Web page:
Islamic Counter-Racist Thought Food #65

Peace Be Unto Those Who Follow Right Guidance.

Consider this:

There are all sorts of limits that liberalism imposes and all sorts of exclusions it secures. Modern liberal society does claim to value multiplicity and variety of experiences, which seems attractive until you look carefully at what this means. Indeed, it justifies certain kinds of arrangement as being more open and tolerant when it isn’t. The mere fact that there is supposed to be a multiplicity of views and preferences in modern society is given as the reason for the moral and political superiority of the market: because the market is the mediator among people who have very different preferences, it is the best possible arrangement for our egalitarian, plural world; that is what the market is—a way of responding equitably (neutrally) to the fact that people want different things, physical, intellectual, spiritual. So the market comes to be seen as the supreme value rather than merely a dispenser of multiple values. It creates a particular kind of society in which wants are generated and increasingly monetized, and so only certain kinds of social relations can flourish. The liberal-secular prescription is that one must accommodate every sort of experiences and belief, and one must value them all, but it ends up encouraging a specific kind of experience typified in the consumption of commodities. The market is not a neutral mediator of multiple values; it is an active constructor, a re-former of specific values [emphasis added]. (p.79)

Extract taken from “Interview with Talal Asad” by Ovamir Anjum. The American Journal of Islamic Social Sciences 35(1), 2018, pp.55-90.

Peace

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Islamic Counter-Racist Thought Food #64

Peace Be Unto Those Who Follow Right Guidance.

Consider this:

A case could be made that racism was the meta-ideology that framed other ideologies, in the sense that its assumptions were in broad outline shared among political theorists with seemingly starkly divergent views (conservative, liberal, socialist). (p.221)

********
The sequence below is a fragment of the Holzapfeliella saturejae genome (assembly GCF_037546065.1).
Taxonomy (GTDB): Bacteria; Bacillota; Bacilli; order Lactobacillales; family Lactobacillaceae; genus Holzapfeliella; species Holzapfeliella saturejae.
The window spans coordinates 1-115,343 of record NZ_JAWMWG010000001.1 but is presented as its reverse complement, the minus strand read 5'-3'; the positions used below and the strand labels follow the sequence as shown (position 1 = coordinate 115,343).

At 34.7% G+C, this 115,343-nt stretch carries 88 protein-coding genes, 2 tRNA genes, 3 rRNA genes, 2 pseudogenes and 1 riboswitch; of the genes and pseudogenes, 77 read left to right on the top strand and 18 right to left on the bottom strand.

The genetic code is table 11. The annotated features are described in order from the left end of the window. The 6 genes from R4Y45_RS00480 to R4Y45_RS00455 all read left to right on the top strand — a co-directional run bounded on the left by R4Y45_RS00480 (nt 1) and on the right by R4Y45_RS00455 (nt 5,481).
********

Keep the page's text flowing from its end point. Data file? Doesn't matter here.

Achieving a new world will require an admission of the white lies that have been central to the making of our current unjust and unhappy planet. Global justice demands, as a necessary prerequisite, the ending of global white ignorance. (p.225)

Extracts taken from “Global White Ignorance” by Charles W. Mills. In Routledge International Handbook of Ignorance Studies. Edited by Matthias Gross and Linsey McGoey. New York: Routledge, 2015.

Peace

LINKS: The Critique and Redemption (?) of Racialised Liberalism

Peace Be Unto Those Who Follow Right Guidance.

Two important pieces by critical race philosopher, Professor Charles W. Mills, the first exploring a critique of liberalism as racialized, the second attempting to redeem liberalism through fusing it with the black radical tradition:

  1. The Critique of Racial Liberalism (2017)
  2. Black Radical Liberalism (2015)

Peace

VIDEO: How ‘Liberal’ WSR Co-Opts Non-Whites

Peace Be Unto Those Who Follow Right Guidance.

Consider the following excerpt from the 1974 film Trick Baby which succinctly explains the mechanics of non-white co-option by white people under the global system of Racism (White Supremacy) operating in its ‘refined’ / liberal mode:

Peace

LINK: Political Ideology as Religion

Peace Be Unto Those Who Follow Right Guidance.

Those interested in the subject of political theology, in particular Islamic political theology as articulated, for example, by Wael Hallaq in his recent The Impossible State (2013), are invited to consider the following essay by non-white male Maxwell O. Chibundu, Professor of Law at University of Maryland Francis King Carey School of Law:

Political Ideology as a Religion: The Idolatry of Democracy

University of Maryland Law Journal of Race, Religion, Gender and Class, Vol. 6, No. 1, pp. 117-157, Spring 2006.

Here is the abstract: